Titus Welliver has appeared in numerous film and television series including “The Town”, “Sons of Anarchy” and “Transformers: Age of Extinction”. Titus’s latest role is that of Harry Bosch in Amazon.com’s first original drama “Bosch”.  Taken from the pages of Michael Connelly’s book series “Bosch” looks to be a break out hit for the websites first on screen venture. Media Mikes spoke with Titus recently about his role in the series and what it’s been like working with Amazon to make “Bosch” stand out above the rest.

Adam Lawton: What can you tell us about the new series and your character Harry Bosch?
Titus Welliver: Harry is a LAPD homicide detective who we meet at a difficult point in his career. Right off the bat we meet him while he is in the middle of a civil suit for shooting a serial killer. While this is going on he gets called to a scene where the remains of a young child have been found. Upon viewers first meeting Harry they will see that he certainly has a lot on his plate.

AL: What was it that sparked your interest about the project?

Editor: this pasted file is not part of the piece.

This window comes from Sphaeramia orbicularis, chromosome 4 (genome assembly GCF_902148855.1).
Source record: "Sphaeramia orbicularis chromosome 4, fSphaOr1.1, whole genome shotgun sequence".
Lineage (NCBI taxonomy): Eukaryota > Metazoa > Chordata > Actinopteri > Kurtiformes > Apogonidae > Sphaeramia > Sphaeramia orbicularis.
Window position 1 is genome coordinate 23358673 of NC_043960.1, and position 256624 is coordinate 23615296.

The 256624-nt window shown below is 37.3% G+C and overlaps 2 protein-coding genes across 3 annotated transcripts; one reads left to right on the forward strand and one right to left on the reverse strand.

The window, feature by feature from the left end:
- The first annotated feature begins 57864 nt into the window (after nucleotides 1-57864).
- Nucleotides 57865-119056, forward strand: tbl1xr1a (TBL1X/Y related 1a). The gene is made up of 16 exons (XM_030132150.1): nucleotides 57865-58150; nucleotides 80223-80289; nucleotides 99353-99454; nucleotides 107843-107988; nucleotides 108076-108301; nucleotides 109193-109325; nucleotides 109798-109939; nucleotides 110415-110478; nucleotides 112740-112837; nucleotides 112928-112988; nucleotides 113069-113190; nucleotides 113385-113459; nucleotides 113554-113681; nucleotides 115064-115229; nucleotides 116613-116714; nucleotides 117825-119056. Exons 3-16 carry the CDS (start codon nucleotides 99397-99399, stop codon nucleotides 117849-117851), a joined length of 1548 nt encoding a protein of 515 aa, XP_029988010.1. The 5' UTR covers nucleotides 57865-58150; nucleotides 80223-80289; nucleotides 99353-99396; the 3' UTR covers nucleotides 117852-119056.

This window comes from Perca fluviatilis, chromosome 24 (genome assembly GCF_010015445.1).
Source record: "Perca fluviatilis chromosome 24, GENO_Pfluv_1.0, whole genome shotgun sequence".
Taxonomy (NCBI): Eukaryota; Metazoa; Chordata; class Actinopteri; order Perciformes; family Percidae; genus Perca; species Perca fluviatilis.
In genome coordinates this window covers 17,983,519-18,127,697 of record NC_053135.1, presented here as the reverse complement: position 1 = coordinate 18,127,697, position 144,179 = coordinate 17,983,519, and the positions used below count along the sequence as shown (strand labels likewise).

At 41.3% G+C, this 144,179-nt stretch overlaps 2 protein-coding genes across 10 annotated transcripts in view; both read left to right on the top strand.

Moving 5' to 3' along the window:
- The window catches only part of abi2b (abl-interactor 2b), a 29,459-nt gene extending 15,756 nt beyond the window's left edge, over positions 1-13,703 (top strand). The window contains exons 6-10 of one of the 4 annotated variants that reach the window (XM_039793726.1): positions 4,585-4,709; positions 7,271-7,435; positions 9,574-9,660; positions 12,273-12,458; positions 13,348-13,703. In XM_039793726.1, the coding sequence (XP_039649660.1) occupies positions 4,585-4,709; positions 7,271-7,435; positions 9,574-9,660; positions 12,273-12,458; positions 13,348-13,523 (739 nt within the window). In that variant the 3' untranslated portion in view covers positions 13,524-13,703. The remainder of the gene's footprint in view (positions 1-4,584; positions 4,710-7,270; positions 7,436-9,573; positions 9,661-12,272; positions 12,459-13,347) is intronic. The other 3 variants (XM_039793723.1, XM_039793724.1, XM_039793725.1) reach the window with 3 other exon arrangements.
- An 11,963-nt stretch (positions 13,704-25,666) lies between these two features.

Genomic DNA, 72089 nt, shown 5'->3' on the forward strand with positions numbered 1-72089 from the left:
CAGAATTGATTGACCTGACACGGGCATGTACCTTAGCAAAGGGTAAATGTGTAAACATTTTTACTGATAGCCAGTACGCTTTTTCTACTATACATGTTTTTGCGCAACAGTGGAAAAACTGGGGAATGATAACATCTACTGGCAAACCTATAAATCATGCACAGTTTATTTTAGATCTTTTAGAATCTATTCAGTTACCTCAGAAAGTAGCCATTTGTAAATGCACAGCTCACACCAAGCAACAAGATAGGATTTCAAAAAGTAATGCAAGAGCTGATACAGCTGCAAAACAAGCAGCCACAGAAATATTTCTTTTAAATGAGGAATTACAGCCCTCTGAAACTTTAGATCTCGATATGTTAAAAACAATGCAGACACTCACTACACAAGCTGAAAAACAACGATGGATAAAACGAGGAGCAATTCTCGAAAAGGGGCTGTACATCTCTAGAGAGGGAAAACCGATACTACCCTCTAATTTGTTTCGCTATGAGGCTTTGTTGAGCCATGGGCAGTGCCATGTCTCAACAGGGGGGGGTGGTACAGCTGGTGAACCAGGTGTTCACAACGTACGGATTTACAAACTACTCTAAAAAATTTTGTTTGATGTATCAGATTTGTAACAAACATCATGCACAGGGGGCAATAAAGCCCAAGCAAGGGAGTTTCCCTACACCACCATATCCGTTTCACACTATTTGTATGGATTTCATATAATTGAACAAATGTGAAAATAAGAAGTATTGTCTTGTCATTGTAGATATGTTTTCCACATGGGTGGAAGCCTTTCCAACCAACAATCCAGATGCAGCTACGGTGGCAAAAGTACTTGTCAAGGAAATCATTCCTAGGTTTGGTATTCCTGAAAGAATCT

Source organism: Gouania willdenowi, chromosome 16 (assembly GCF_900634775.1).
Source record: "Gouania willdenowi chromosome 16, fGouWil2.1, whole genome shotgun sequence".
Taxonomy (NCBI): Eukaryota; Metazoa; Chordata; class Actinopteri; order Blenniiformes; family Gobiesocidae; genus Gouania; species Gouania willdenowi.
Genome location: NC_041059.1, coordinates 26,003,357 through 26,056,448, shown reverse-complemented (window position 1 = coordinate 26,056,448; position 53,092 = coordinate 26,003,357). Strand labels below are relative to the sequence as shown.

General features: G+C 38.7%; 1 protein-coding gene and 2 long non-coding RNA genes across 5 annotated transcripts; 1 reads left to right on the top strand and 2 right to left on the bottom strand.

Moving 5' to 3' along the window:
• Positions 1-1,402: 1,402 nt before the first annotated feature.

TW: In the past I have played my share of cops in both film and television. What really drew me to the character was that he is not a cookie cutter or contrived type of character. All too often these characters are written as overly heroic and hard as nails. What’s interesting about the Harry Bosch character is that he is a very human character. He is flawed and vulnerable yet very driven with a strong moral compass. He’s not a political animal as he is very much an advocate for the victims. Harry wants justice for people which makes him a very myopic character. I find a number of different aspects of the character quite intriguing.

AL: Going in to the project were you familiar with the book series?
TW: I had read one of the books many years ago. It certainly stuck with me as easily remembered the character. I have friends who are big fans of the series as well. When I was cast in the role the first thing I really had to do was dive in to the role. I was working on “Transformers 4” at the same time so there wasn’t a lot of prep time. I read “City of Bones” and “The Concrete” blond which are the two books the pilot episode sort of are focused around. I have the other books as well so when I have some free time I work on those. There are a lot of nuances in the books that I have been able to pull out and use in my portrayal of the character.